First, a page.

She opened the book, and tried to keep still while staring at the pages. None of the words were clear, and the more she tried to make them out, the blurrier they became. They swirled into black and white images, herself as a younger person, reading a book on some silly but fun new age ritual. She was lighting a candle. Her mother stormed into the room, blew it out, and threw the book across the room. Both her parents now, staring at her through the pages, “wherever you are, don’t come back,” her father said. Then her mother, “You’ve got yourself in real trouble, Raven. We tried to tell you! Witchcraft can only lead to trouble! We tried to tell you! Wherever you are, don’t come back! Wherever you are, don’t come back!”
The voices may have started inside her head, but they grew louder and louder. By the time Raven looked up, everyone in the bookstore was staring at her. Their eyes were all glowing viciously. Their mouths opened in long, stretchy ovals, and they cried out in a horrifying chorus. Raven sprang to her feet and bolted for the door, the nightmare figures chasing after her, still making that awful sound. Others on the street caught on, and chased after her as well.
Someone emerged from an alley a few blocks away, glancing around as though she didn’t know what was happening. Raven thought she’d imagined it. She hadn’t seen another human face here. But as she crossed the next block, someone grabbed her arm and pulled her hard.
“No time,” she said, “Just follow me.”
There was a tiny door at the end of the street, just hidden behind a dumpster. The other girl crouched down to pull the door open, and crawled inside. “Hurry!” she said, and Raven didn’t hesitate. Such bright eyes on this girl! She hadn’t seen such light since… Hm. She couldn’t even remember.
The narrow hallways ahead of them had a low ceiling, so at first, they had to crawl. Slowly the ceiling lifted, and the girls could stand up. Inside was a comfortable living room, a kitchen, and what looked like a few bedrooms down another hall. Raven gasped at the sight of the kitchen. There was a shadowy woman standing by the stove, slowly stirring a pot of something.
“It’s okay,” the other girl said. “She never moves. Sometimes she’ll talk, but she’s not dangerous.”
Raven was still apprehensive. Beyond the creepy woman was a wide window, covering almost the entire wall. Beyond that window, all was dark, but a few shadowy faces floated in the distance.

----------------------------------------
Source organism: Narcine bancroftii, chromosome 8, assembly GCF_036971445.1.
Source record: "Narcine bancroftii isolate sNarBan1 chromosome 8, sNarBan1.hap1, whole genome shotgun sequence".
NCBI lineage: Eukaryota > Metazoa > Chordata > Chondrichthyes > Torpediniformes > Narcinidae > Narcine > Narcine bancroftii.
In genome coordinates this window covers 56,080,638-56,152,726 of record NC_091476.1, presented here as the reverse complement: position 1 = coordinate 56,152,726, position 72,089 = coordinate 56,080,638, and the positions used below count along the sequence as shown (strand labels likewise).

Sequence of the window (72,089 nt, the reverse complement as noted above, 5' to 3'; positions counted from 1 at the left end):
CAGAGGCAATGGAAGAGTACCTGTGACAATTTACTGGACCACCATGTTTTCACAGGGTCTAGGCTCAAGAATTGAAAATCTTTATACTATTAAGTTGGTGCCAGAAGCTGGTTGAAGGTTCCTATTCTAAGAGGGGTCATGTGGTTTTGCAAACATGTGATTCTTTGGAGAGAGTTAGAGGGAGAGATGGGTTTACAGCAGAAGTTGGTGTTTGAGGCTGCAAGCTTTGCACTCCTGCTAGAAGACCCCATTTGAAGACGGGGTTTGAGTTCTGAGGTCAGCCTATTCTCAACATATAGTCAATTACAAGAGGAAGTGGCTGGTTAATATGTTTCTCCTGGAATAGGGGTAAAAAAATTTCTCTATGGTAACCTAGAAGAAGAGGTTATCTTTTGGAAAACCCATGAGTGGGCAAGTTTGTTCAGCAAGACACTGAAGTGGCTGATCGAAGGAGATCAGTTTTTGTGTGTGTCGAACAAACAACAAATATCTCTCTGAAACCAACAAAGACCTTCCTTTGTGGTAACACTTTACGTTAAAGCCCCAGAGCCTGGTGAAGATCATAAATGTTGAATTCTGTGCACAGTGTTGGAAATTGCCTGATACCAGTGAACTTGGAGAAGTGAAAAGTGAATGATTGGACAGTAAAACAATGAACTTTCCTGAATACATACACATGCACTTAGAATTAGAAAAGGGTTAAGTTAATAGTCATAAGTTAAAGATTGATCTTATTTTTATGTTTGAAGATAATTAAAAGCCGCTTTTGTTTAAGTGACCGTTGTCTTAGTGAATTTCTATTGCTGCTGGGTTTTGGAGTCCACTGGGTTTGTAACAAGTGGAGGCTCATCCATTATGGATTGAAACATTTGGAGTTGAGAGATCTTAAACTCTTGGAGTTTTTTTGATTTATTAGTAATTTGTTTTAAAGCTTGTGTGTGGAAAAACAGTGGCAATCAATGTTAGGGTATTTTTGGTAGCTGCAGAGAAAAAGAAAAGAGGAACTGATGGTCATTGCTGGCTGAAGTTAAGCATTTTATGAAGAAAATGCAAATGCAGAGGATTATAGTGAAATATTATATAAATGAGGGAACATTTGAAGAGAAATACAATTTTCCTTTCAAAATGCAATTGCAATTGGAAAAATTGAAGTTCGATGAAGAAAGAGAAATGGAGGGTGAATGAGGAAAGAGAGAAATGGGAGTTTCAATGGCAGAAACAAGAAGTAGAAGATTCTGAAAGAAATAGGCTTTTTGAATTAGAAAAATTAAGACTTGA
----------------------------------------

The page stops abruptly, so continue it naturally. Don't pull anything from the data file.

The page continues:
“She’ll tell us if they can see us,” the girl said.
“Well, that’s reassuring,” Raven said.
“Trust me, you’re safer here than anywhere else. I’m Bonnie, what’s your name?”
“Raven,” she said, turning away from the window. Bonnie was a much nicer sight than those terrible faces. Her eyes were large and brown, and her thick hair a cloud of soft curls. She was dressed colorfully, and even had some sparkles of jewelry. “I don’t remember the last time I saw something actually pretty. I mean… Crap, I don’t mean to…”
“It’s okay,” Bonnie blushed. She looked even sweeter with the extra color in her cheeks. “You’re the prettiest thing I’ve seen lately too. It’s really good to meet you, Raven, though I’m sorry your stuck here like me. Do you have any idea how this happened?”
Raven was about to answer when the shadowy woman in the kitchen suddenly snapped alert. Her head turned too sharply toward them, her mouth fell open but didn’t move, and words came pouring out:
“Two more await your discovery. A child missing his parents, and a parent missing her children. Your best chance to survive is together.”
“Where are we?” Raven asked. “How did we get here? What do you best chance to survive? What kind of sick game is this?” She was shouting at that stupid, eerily still woman, who didn’t seem to have any idea she was there. Raven wanted to shake her, but was still too afraid to make contact. Before she could give the idea any more thought, Bonnie pulled her away.
“It’s no use,” she said. “She only talks when she wants too, never answers any of my questions. I guess it’s better than nothing, though, right? I mean, there are two more people out there.”
“‘A child missing his parents, and a parent missing her children,’” Raven muttered. “Ugh. Does this mean we have to go rescue them?”
“Look on the bright side,” Bonnie said. “Once we do, our chances will be even better.”
“So says the creepy lady,” Raven said to herself. But she knew they had no other choice.